Posted in NEWS on December 9, 2013

In the feature match are two top Brazilian players facing off.  Paulo Vitor Damo da Rosa has been an ambassador of Brazilian Magic for years.  With five Pro Tour Top 8s, and four World Championship Top 8s to boot, Damo da Rosa dominated Brazilian Magic and showed the world just what the South American powerhouse country could do.  Lately, however, other Brazilian players have been taking his lead and are trying to make names for themselves on the international stage.  Enzo Real is one of those players. 

Real debuted in 2010 with a Top 8 finish at the Brazilian National Championship, and was on the Brazilian World Magic Cup team in 2013.  He was hoping he could go over the top with his Azorius Master deck, a hybridized control deck playing all the blue and white hits—with the added devotion superstars of Master of Waves and Thassa, God of the Sea.  However, he was about to run headlong into the Esper truck that was Paulo Vitor Damo da Rosa’s deck.  Real admitted that Esper is his worst matchup, and both his losses yesterday came from the white-blue-black deck.  For the most part, Esper’s best matchups are other control decks that don’t play Thoughtseize, and Azorius Master fits that bill perfectly.

The first game played out with Real trying to apply pressure as fast as his deck could, which is too say, not that fast.  Damo da Rosa had two immediate Detention Sphere’s for two Thassa, God of the Sea, and used a Thoughtseize to strip one of two Nightveil Specters from Real. Damo da Rosa left Real with a Sphere of his own, knowing that if Real used it to removing one of his own enchantments, it would remove the other.  This would return both Thassas, causing a legend’s-rule fiasco.  Two Thassa in play was not really better than one Thassa—and neither would have enough devotion to be creatures anyway.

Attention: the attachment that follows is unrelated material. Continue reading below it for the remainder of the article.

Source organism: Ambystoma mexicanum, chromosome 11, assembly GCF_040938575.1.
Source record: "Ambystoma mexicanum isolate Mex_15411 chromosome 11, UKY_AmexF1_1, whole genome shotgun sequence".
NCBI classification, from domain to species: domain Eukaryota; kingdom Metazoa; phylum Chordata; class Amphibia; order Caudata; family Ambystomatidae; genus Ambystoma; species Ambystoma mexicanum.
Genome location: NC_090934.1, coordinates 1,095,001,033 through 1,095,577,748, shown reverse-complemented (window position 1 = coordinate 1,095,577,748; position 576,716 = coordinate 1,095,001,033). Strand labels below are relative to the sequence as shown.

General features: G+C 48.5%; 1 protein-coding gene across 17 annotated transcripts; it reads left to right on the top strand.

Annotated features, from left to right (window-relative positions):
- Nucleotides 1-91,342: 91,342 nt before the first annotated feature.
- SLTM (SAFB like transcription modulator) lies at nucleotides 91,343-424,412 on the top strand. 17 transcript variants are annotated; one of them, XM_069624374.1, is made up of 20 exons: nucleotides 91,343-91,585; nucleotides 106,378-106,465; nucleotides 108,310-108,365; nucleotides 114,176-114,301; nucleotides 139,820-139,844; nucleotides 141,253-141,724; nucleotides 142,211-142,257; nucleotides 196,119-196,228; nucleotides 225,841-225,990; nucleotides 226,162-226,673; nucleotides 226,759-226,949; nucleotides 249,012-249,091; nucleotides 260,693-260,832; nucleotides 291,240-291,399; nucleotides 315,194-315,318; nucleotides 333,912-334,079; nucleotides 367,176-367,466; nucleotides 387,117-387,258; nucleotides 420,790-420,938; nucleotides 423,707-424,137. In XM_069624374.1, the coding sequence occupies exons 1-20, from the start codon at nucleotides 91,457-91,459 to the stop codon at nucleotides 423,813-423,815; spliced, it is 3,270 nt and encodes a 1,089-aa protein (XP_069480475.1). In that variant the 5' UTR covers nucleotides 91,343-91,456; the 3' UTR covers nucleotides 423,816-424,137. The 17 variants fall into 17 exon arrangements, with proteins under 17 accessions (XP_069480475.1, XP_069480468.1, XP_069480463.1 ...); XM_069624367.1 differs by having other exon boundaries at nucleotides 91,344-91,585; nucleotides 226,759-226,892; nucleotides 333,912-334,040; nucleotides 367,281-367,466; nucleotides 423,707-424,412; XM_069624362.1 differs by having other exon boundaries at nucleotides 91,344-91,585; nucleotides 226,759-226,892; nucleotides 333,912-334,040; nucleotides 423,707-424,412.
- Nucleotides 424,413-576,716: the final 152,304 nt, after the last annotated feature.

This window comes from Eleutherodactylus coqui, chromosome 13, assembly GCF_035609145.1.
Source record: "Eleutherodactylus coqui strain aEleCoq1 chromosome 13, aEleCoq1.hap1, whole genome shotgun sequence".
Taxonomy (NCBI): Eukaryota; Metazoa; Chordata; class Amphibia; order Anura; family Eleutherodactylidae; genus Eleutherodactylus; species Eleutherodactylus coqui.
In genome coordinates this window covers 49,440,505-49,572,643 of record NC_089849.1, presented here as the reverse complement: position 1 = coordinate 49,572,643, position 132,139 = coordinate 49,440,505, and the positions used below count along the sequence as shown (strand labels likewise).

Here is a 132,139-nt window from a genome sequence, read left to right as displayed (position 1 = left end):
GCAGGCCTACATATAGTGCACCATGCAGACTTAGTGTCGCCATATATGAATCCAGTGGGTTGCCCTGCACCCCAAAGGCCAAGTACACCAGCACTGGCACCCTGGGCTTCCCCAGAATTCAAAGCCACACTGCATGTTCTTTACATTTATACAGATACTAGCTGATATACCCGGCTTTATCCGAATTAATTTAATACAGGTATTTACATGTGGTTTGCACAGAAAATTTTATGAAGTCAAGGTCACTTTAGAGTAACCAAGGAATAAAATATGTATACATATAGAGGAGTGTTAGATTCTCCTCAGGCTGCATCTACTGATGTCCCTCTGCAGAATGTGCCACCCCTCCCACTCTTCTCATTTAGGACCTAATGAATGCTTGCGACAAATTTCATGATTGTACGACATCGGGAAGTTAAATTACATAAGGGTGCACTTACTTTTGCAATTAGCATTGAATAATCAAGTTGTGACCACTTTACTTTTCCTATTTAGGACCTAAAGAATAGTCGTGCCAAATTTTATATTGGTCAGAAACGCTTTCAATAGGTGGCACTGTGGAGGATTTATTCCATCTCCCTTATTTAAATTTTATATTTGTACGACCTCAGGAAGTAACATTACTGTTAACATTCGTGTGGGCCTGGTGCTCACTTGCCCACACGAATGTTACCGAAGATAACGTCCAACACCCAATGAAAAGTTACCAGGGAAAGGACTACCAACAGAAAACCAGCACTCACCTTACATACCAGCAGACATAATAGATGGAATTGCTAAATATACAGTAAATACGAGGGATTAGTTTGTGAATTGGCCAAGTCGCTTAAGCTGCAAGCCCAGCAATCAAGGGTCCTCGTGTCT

Caption: Paulo Vitor Damo da Rosa

After this early interplay, Real became stuck on four land.  He went on the aggressive again with a Master of Waves and one horse Elemental buddy, but Damo da Rosa’s first Sphinx’s revelation resolved, so he kept his life total high.  It was 17-18 in Damo da Rosa’s favor when he resolved a Jace, Architect of Thought.

Real pressed what little attack he could, but as usual with Esper, the first Sphinx’s Revelation begat the second, larger revelation, undoing all the damage Real was doing.  Real tried to play catch-up, but everything he did just seemed a worse version of what Damo da Rosa did.  Instead of casting two Sphinx’s Revelations for three cards, then five cards, he cast them for one card, then two.  Instead of using a Jace to find an Elspeth, Sun’s Champion, Real used his Jace to find more land.

In control-on-control matches, a good indicator of the person in the lead is the amount of lands.  Damo da Rosa had yet to miss a land drop and was sitting pretty with eleven.  Real had just laid his seventh.  Damo da Rosa—now with a big, fat, white Planeswalker—knew it was time to strike.

The Elspeth, Sun’s Champion came down and the Soldiers began to flow.  Though Real was able to wipe the board once or twice, stemming the tide, it wasn’t going to work forever.  Real eventually removed the Planeswalker with great difficulty, and by the time he finally did, Damo da Rosa had already resolved an AEtherling.  And plenty of mana to use it.  Real drew for a few more turns, then resigned.